The “blue wave” in Virginia’s elections last week surprised many, since Democrats, for the second consecutive time, won all three statewide races – Governor, Lieutenant Governor, and Attorney General. As in the 2013 statewide election, urban and suburban areas tended to be blue, while rural areas stayed red. Northern Virginia, Tidewater, and the independent cities carried the day for Ralph Northam, Justin Fairfax, and Mark Herring, continuing the trend of those urban areas voting Democratic by increasing margins.
More surprising, though, was the result of General Assembly races, where 14 seats switched from red to blue, with three more facing recounts because of slim vote margins between candidates. Veteran lawmakers Scott Lingamfelter, Bob Marshall, Jim LeMunyon, and John O’Bannon had 68 years of service among them. Adding retirements of Speaker William Howell and Delegate Dave Albo, along with other defeated delegates with less tenure, means that more than 150 years of General Assembly experience was lost in one election.
That experience, however, did not always translate into good legislation or constituent service. That’s why so many new candidates mounted spirited, and often well-funded, challenges that paid off. Just as constituents expect Congress to do its job on behalf of citizens, so, too, do constituents expect the General Assembly to do its job. State responsibilities for multi-modal transportation, for K-12 education, for higher education and keeping college tuition affordable, for health care, and protecting the environment – all these issues, and more, have faced defunding and underfunding for years. The new class of 2018 delegates probably will not discover any magic potion for new funding, but the subjects for discussion, and the tone of that discussion, most likely will be informed by the new Democratic delegates, many of whom are younger and female. Those new perspectives will be quite a change for the oldest continuous legislative body in the New World. The Virginia House of Burgesses, the predecessor to the current General Assembly, was created on July 30, 1619, and wouldn’t all those wealthy, white, male, Burgesses be stunned by Tuesday’s vote!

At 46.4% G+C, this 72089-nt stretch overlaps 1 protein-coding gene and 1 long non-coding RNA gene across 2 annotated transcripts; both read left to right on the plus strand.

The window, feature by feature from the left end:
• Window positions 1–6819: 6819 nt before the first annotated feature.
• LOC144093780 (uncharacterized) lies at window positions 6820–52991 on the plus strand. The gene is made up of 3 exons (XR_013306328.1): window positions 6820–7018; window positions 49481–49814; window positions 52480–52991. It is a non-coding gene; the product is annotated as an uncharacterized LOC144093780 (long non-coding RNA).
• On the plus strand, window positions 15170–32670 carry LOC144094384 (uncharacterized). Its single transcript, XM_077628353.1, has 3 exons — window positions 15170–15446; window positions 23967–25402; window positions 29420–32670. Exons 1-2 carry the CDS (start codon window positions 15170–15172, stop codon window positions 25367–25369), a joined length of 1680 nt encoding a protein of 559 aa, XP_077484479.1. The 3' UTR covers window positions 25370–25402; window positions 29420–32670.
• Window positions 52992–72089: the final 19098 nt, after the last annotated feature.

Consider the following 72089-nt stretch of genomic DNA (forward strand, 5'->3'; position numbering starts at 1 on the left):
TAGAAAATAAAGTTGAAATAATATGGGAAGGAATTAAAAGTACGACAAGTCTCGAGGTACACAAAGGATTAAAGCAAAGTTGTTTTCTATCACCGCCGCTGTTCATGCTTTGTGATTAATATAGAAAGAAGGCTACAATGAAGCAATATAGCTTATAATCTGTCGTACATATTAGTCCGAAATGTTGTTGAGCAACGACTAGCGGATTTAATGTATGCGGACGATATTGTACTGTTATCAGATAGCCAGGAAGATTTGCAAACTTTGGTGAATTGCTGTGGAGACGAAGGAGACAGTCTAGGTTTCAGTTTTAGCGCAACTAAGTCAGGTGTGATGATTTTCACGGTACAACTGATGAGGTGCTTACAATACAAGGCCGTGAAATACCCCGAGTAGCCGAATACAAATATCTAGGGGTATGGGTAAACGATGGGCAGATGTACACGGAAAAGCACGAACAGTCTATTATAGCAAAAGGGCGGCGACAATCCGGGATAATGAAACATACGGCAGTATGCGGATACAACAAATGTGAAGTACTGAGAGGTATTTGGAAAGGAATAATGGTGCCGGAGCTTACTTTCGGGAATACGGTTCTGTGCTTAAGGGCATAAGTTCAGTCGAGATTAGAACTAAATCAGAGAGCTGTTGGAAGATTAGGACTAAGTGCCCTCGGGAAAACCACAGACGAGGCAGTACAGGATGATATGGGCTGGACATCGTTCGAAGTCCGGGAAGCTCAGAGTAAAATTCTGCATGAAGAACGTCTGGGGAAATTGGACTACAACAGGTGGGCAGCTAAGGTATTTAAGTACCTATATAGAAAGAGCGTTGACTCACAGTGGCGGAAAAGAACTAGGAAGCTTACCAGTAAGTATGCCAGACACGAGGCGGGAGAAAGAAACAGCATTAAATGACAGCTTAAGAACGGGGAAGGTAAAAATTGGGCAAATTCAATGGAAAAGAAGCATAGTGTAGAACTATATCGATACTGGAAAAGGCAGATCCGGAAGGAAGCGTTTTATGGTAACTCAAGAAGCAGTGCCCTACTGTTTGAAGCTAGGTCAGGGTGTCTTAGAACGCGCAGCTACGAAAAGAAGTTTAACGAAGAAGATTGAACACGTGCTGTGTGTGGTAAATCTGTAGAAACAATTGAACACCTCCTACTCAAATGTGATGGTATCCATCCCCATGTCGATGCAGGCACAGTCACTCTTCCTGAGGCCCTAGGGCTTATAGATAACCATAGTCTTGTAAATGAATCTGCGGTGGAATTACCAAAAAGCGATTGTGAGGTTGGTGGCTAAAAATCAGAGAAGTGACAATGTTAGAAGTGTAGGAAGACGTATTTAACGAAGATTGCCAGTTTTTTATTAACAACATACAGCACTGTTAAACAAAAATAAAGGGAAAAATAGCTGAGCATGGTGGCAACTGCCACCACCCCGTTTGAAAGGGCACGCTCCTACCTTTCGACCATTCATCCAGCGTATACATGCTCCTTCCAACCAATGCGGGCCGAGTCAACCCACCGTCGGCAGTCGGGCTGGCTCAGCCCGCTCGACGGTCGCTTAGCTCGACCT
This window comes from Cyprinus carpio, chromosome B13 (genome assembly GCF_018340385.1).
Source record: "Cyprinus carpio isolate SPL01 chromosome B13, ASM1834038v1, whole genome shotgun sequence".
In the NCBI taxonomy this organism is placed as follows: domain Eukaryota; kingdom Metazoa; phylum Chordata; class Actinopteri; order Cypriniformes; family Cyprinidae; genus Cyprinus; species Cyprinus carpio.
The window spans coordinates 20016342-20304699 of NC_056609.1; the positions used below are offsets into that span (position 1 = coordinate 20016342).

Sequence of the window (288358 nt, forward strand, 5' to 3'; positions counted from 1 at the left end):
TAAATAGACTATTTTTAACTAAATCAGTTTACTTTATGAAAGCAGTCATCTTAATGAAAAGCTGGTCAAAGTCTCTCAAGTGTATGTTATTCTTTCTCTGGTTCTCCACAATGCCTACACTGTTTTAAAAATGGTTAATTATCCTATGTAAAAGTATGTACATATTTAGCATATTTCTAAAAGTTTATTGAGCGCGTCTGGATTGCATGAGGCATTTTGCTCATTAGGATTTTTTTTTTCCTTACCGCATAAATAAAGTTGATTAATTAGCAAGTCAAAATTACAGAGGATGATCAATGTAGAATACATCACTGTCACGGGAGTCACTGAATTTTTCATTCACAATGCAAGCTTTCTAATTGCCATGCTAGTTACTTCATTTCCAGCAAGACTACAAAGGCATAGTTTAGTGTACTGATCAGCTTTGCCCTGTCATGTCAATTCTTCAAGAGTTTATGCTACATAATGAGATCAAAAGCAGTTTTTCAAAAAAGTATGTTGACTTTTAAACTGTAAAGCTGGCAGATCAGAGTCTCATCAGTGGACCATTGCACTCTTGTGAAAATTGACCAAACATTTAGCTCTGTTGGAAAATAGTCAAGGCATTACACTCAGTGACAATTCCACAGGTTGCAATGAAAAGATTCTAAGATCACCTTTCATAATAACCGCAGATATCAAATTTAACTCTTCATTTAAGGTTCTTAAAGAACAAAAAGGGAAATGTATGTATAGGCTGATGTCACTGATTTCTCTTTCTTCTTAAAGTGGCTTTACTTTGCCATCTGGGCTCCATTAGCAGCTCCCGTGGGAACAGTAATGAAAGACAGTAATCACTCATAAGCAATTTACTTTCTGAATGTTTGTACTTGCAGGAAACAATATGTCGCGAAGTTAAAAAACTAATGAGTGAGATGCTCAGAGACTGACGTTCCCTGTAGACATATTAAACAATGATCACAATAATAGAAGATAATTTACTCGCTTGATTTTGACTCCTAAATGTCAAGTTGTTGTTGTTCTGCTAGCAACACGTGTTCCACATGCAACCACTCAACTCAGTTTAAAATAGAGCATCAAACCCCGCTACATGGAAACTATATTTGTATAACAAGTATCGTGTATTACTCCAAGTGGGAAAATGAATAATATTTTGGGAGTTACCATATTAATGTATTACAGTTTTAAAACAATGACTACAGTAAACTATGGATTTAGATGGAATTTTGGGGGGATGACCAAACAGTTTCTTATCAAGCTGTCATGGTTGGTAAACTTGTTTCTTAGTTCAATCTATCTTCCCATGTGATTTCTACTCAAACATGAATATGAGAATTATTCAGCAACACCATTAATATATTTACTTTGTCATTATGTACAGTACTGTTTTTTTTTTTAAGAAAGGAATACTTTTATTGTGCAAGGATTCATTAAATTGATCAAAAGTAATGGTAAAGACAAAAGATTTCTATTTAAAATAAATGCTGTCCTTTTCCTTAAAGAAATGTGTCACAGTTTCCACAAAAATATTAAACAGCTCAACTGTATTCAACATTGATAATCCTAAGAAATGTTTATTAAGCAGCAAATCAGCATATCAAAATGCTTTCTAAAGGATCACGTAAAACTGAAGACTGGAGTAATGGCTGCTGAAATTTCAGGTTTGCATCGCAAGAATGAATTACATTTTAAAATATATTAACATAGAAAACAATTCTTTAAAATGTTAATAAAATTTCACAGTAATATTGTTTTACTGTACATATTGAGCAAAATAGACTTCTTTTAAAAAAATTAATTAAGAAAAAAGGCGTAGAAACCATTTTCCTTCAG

The shocking election of Donald Trump just one year ago stimulated a lot of interest in running for public office, at all levels. But, tough as it can be, running for office actually is the easy part. It’s governance that’s hard. The learning curve for the new delegates will be steep. Arcane legal and political procedures that get legislation through the pipeline from an idea to law will have to be mastered. The fast pace of committee meetings and General Assembly sessions can be exhausting, and on top of that, the General Assembly offices are in temporary quarters so that a new, modern building can be constructed; hopefully, with additional and faster elevators! Once elected, you’re not a private citizen anymore; sunshine laws and ethics rules apply, with sometimes heavy penalties for violations. Newly elected officials need to switch smoothly and quickly from campaign mode to governance mode. If they can’t, or refuse, to make the switch, more chaos can result. The voters of Virginia demanded good governance. Now, the 2018 General Assembly session must deliver!
Penny Gross is the Mason District Supervisor, in the Fairfax County Board of Supervisors. She may be emailed at [email protected]